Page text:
Cut the pork belly into 1⁄2-inch-thick slices that are about 2 inches long. Warm them for serving in a pan over medium heat, just for a minute or two, until they are jiggly soft and heated through. Use at once.
(Check out an alternative way to cook the pork at epicurious. I will try this next time).
Quick Salt Pickles
Vegetable, prepared as indicated
1 tablespoon sugar, or more to taste
1 teaspoon kosher salt, or more to taste
Combine the vegetable with the sugar and salt in a small mixing bowl and toss to coat with the sugar and salt. Let sit for 5 to 10 minutes.
Taste: if the pickles are too sweet or too salty, put them into a colander, rinse off the seasoning, and dry in a kitchen towel. Taste again and add more sugar or salt as needed. Serve after 5 to 10 minutes, or refrigerate for up to 4 hours.
For quick-pickled cucumbers: 2 meaty Kirby cucumbers, cut into 1⁄8-inch-thick disks.
Quick-pickled radishes: 1 bunch radishes (breakfast radishes, icicle radishes, and the like), well scrubbed and cut into thin wedges through the root end.
Quick-pickled daikon: 1 large or 3 small daikon radishes, peeled and cut into very, very thin slices.
(Go ahead, make them if you are a kitchen warrior…but really, it’s ok to cheat…see note above)
1 cup warm water (105-115°F), divided
1/2 teaspoon active dry yeast
3 tablespoons sugar plus a pinch
2 tablespoons nonfat dried milk
3 1/2 cups cake flour (not self-rising)
1 1/2 teaspoons baking powder
Canola oil for greasing and brushing
Stir together 1/4 cup warm water with yeast and pinch of sugar. Let stand until foamy, 5 to 10 minutes. (If mixture doesn’t foam, start over with new yeast.) Whisk in dried milk and remaining 3/4 cup warm water.
Stir together flour and remaining 3 tablespoons sugar in a bowl, then stir in yeast mixture (do not add baking powder yet) with a fork until a dough forms. Knead dough with your hands in bowl until all of flour is incorporated. Turn out dough onto a floured surface and knead, dusting surface and hands with just enough flour to keep dough from sticking, until dough is elastic and smooth but still soft, about 5 minutes. Form dough into a ball.
Put dough in an oiled large bowl and turn to coat. Cover with plastic wrap and let dough rise in a draft-free place at warm room temperature until doubled, about 2 hours.
Punch down dough, then transfer to a lightly floured surface and flatten slightly into a disk. Sprinkle baking powder over center of dough, then gather edges of dough and pinch to seal in baking powder. Knead dough with just enough flour to keep dough from sticking until baking powder is incorporated, about 5 minutes. Return dough to bowl and cover with plastic wrap, then let dough stand 30 minutes.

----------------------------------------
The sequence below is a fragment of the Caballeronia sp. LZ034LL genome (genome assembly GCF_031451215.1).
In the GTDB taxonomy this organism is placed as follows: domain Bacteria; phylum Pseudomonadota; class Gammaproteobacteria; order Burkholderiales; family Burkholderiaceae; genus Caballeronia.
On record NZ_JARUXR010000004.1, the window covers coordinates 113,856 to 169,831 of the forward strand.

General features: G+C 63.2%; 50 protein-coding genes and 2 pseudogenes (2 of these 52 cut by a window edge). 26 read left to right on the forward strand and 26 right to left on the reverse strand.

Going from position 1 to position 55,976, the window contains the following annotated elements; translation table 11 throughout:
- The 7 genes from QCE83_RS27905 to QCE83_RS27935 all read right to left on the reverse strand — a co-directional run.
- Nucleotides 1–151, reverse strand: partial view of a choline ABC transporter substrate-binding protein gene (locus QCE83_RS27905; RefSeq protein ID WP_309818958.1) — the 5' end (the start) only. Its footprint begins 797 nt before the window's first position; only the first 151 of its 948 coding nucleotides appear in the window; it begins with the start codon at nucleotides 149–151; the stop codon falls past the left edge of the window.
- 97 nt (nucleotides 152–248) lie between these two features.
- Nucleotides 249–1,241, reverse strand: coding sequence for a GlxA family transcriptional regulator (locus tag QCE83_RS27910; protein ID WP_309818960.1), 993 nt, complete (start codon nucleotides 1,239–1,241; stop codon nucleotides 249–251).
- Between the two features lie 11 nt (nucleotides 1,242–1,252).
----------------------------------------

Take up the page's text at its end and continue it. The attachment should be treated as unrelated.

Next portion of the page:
Cut 16 (3- by 2-inch) pieces of wax paper.
Form dough into a 16-inch-long log. Cut into 16 equal pieces, then lightly dust with flour and loosely cover with plastic wrap. Roll out 1 piece of dough into a 6- by 3-inch oval, lightly dusting surface, your hands, and rolling pin. Pat oval between your palms to remove excess flour, then brush half of oval lightly with oil and fold in half crosswise (do not pinch). Place bun on a piece of wax paper on a large baking sheet and cover loosely with plastic wrap. Make more buns with remaining dough, then let stand, loosely covered, until slightly risen, about 30 minutes.
Set a large steamer rack inside skillet (or wok) and add enough water to reach within 1/2 inch of bottom of rack, then bring to a boil. Carefully place 5 to 7 buns (still on wax paper) in steamer rack (do not let buns touch). Cover tightly and steam over high heat until buns are puffed and cooked through, about 3 minutes. Transfer buns to a plate with tongs, then discard wax paper and wrap buns in kitchen towels (not terry cloth) to keep warm. Steam remaining buns in 2 batches, adding boiling-hot water to skillet as needed.
Return buns (still wrapped in towels) to steamer rack in skillet and keep warm (off heat), covered.
Here’s an extract from the book, as Chang talks about his famous pork buns:
“It’s weird to be “famous” for something. Can you imagine being Neil Diamond and having to sing “Cracklin’ Rosie” every time you get onstage for the rest of your life? Neither can I. But if Momofuku is “famous” for something, it’s these steamed pork buns. Are they good? They are. Are they something that sprang from our collective imagination like Athena out of Zeus’s forehead? Hell no. They’re just our take on a pretty common Asian food formula: steamed bread + tasty meat = good eating.
And they were an eleventh-hour addition to the menu. Almost a mistake. No one thought they were a good idea or that anyone would want to eat pork belly sandwiches.
I got into the whole steamed bread thing when I stayed in Beijing. I ate char siu bao—steamed buns stuffed with dark, sweet roast pork—morning, noon, and night from vendors on the street who did nothing but satisfy that city’s voracious appetite for steamed buns. When I lived in Tokyo, I’d pick up a niku-man—the Japanese version, with a milder-flavored filling—every time I passed the local convenience store. They’re like the 7-Eleven hot dogs of Tokyo, with an appeal not unlike that of the soft meatiness of White Castle hamburgers.”
And here’s an image of the soup that I made the next day from the left-overs pork and a delicious poached egg (deliciously “umame” and the egg was so creamy soft!):